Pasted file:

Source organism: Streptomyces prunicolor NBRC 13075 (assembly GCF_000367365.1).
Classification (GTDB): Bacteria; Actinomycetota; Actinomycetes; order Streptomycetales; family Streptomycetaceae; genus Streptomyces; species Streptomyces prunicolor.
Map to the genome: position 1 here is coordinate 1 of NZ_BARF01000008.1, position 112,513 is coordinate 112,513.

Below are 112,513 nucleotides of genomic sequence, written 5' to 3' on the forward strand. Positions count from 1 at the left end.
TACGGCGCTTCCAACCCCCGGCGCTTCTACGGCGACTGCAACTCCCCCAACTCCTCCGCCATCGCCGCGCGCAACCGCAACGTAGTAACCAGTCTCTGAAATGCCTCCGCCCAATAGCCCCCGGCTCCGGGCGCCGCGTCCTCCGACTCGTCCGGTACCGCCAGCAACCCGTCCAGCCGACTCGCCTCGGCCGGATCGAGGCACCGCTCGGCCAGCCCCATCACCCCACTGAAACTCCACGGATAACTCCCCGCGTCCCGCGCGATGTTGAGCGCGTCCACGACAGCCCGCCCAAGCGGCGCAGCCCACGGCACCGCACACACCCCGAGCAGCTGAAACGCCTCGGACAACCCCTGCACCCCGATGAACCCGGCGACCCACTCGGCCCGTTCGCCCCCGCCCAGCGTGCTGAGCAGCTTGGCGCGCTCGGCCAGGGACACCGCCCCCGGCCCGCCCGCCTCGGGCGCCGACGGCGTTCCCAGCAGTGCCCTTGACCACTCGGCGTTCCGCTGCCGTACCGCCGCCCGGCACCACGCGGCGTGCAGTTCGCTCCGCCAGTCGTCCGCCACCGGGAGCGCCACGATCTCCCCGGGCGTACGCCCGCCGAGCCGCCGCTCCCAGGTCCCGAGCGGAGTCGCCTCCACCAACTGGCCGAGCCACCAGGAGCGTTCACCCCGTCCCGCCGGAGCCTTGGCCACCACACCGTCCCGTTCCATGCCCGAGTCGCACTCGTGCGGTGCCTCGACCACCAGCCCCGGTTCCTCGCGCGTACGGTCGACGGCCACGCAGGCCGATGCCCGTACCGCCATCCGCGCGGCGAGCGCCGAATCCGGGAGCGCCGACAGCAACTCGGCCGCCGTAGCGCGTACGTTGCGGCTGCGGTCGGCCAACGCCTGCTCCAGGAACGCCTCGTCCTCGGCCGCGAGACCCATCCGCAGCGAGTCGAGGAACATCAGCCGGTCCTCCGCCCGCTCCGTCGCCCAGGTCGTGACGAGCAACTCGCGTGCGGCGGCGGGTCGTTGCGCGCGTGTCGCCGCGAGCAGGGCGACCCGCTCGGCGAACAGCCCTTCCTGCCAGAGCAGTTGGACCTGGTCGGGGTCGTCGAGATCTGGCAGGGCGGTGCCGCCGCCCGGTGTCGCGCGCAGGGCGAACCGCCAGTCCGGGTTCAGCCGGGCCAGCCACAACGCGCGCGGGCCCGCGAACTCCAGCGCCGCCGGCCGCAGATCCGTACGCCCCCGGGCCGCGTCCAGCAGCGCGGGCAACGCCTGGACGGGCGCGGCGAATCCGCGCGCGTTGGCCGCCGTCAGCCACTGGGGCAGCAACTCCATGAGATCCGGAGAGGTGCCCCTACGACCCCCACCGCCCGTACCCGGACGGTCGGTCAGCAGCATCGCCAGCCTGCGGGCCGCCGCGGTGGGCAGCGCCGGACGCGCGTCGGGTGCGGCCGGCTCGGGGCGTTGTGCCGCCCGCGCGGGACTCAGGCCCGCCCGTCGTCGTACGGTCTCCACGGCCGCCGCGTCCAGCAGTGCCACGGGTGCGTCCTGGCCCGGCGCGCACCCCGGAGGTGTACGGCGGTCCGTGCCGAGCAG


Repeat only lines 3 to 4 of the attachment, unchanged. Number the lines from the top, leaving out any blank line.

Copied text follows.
Map to the genome: position 1 here is coordinate 1 of NZ_BARF01000008.1, position 112,513 is coordinate 112,513.

Below are 112,513 nucleotides of genomic sequence, written 5' to 3' on the forward strand. Positions count from 1 at the left end.